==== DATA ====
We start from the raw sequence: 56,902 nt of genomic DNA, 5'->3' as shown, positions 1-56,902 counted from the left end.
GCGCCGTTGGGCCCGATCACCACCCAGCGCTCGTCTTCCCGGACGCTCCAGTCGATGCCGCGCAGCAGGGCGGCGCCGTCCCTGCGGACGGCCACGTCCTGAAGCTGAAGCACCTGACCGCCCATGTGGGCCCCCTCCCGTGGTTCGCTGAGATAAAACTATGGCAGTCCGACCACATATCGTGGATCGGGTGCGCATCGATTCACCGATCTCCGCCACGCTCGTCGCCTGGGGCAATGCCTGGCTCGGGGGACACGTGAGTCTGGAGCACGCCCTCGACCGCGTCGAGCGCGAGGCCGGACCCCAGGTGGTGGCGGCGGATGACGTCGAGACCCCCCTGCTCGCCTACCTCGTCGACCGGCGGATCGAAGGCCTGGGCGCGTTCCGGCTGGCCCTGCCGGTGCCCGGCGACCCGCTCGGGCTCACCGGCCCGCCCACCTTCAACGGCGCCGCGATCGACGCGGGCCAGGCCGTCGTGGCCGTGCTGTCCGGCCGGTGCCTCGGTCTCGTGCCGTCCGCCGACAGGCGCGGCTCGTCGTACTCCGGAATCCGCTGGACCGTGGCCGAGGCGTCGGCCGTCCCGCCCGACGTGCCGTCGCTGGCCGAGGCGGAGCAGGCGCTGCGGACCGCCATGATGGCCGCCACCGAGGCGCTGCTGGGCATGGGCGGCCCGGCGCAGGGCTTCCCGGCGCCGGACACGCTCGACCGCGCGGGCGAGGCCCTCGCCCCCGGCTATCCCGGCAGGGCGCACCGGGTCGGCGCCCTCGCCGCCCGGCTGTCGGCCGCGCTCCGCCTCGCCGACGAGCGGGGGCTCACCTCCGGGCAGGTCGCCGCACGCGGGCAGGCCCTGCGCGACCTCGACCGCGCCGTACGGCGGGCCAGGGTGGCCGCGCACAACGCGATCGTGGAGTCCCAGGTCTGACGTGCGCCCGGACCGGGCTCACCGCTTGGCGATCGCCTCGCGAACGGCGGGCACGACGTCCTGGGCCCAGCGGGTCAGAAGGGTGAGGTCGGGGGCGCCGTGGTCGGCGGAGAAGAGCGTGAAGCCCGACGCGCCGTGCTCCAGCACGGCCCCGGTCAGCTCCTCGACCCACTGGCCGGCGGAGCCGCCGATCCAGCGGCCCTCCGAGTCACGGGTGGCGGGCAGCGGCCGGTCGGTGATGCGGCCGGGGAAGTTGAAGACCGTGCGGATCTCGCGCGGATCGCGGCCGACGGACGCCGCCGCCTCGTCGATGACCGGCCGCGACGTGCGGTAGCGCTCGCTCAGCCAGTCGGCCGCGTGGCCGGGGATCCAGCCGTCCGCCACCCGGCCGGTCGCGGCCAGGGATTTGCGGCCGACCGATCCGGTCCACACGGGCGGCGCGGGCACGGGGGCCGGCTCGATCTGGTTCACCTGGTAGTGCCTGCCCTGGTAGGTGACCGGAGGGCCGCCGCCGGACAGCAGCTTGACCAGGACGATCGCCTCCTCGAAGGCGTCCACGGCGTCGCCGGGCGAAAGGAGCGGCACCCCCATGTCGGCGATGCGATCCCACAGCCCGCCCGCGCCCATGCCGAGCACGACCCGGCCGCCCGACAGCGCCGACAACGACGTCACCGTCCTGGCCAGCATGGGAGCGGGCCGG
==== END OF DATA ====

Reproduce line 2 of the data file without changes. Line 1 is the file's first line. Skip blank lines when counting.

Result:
GCGCCGTTGGGCCCGATCACCACCCAGCGCTCGTCTTCCCGGACGCTCCAGTCGATGCCGCGCAGCAGGGCGGCGCCGTCCCTGCGGACGGCCACGTCCTGAAGCTGAAGCACCTGACCGCCCATGTGGGCCCCCTCCCGTGGTTCGCTGAGATAAAACTATGGCAGTCCGACCACATATCGTGGATCGGGTGCGCATCGATTCACCGATCTCCGCCACGCTCGTCGCCTGGGGCAATGCCTGGCTCGGGGGACACGTGAGTCTGGAGCACGCCCTCGACCGCGTCGAGCGCGAGGCCGGACCCCAGGTGGTGGCGGCGGATGACGTCGAGACCCCCCTGCTCGCCTACCTCGTCGACCGGCGGATCGAAGGCCTGGGCGCGTTCCGGCTGGCCCTGCCGGTGCCCGGCGACCCGCTCGGGCTCACCGGCCCGCCCACCTTCAACGGCGCCGCGATCGACGCGGGCCAGGCCGTCGTGGCCGTGCTGTCCGGCCGGTGCCTCGGTCTCGTGCCGTCCGCCGACAGGCGCGGCTCGTCGTACTCCGGAATCCGCTGGACCGTGGCCGAGGCGTCGGCCGTCCCGCCCGACGTGCCGTCGCTGGCCGAGGCGGAGCAGGCGCTGCGGACCGCCATGATGGCCGCCACCGAGGCGCTGCTGGGCATGGGCGGCCCGGCGCAGGGCTTCCCGGCGCCGGACACGCTCGACCGCGCGGGCGAGGCCCTCGCCCCCGGCTATCCCGGCAGGGCGCACCGGGTCGGCGCCCTCGCCGCCCGGCTGTCGGCCGCGCTCCGCCTCGCCGACGAGCGGGGGCTCACCTCCGGGCAGGTCGCCGCACGCGGGCAGGCCCTGCGCGACCTCGACCGCGCCGTACGGCGGGCCAGGGTGGCCGCGCACAACGCGATCGTGGAGTCCCAGGTCTGACGTGCGCCCGGACCGGGCTCACCGCTTGGCGATCGCCTCGCGAACGGCGGGCACGACGTCCTGGGCCCAGCGGGTCAGAAGGGTGAGGTCGGGGGCGCCGTGGTCGGCGGAGAAGAGCGTGAAGCCCGACGCGCCGTGCTCCAGCACGGCCCCGGTCAGCTCCTCGACCCACTGGCCGGCGGAGCCGCCGATCCAGCGGCCCTCCGAGTCACGGGTGGCGGGCAGCGGCCGGTCGGTGATGCGGCCGGGGAAGTTGAAGACCGTGCGGATCTCGCGCGGATCGCGGCCGACGGACGCCGCCGCCTCGTCGATGACCGGCCGCGACGTGCGGTAGCGCTCGCTCAGCCAGTCGGCCGCGTGGCCGGGGATCCAGCCGTCCGCCACCCGGCCGGTCGCGGCCAGGGATTTGCGGCCGACCGATCCGGTCCACACGGGCGGCGCGGGCACGGGGGCCGGCTCGATCTGGTTCACCTGGTAGTGCCTGCCCTGGTAGGTGACCGGAGGGCCGCCGCCGGACAGCAGCTTGACCAGGACGATCGCCTCCTCGAAGGCGTCCACGGCGTCGCCGGGCGAAAGGAGCGGCACCCCCATGTCGGCGATGCGATCCCACAGCCCGCCCGCGCCCATGCCGAGCACGACCCGGCCGCCCGACAGCGCCGACAACGACGTCACCGTCCTGGCCAGCATGGGAGCGGGCCGG